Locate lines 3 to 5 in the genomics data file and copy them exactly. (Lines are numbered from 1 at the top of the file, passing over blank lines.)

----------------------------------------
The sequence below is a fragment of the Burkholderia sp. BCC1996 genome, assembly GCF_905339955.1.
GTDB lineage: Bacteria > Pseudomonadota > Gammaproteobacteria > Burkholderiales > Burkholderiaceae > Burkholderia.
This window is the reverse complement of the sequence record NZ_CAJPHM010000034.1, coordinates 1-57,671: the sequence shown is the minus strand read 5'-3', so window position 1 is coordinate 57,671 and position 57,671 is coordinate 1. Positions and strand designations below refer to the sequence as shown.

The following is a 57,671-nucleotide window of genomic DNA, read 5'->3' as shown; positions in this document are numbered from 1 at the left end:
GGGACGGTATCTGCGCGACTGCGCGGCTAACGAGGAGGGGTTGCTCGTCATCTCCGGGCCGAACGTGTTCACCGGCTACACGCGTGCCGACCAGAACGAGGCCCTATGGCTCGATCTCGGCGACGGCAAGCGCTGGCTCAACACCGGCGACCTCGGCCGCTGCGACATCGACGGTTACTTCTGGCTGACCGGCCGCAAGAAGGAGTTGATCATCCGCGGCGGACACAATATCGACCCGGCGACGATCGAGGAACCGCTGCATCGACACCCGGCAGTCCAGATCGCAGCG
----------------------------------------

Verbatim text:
This window is the reverse complement of the sequence record NZ_CAJPHM010000034.1, coordinates 1-57,671: the sequence shown is the minus strand read 5'-3', so window position 1 is coordinate 57,671 and position 57,671 is coordinate 1. Positions and strand designations below refer to the sequence as shown.

The following is a 57,671-nucleotide window of genomic DNA, read 5'->3' as shown; positions in this document are numbered from 1 at the left end:
GGGACGGTATCTGCGCGACTGCGCGGCTAACGAGGAGGGGTTGCTCGTCATCTCCGGGCCGAACGTGTTCACCGGCTACACGCGTGCCGACCAGAACGAGGCCCTATGGCTCGATCTCGGCGACGGCAAGCGCTGGCTCAACACCGGCGACCTCGGCCGCTGCGACATCGACGGTTACTTCTGGCTGACCGGCCGCAAGAAGGAGTTGATCATCCGCGGCGGACACAATATCGACCCGGCGACGATCGAGGAACCGCTGCATCGACACCCGGCAGTCCAGATCGCAGCG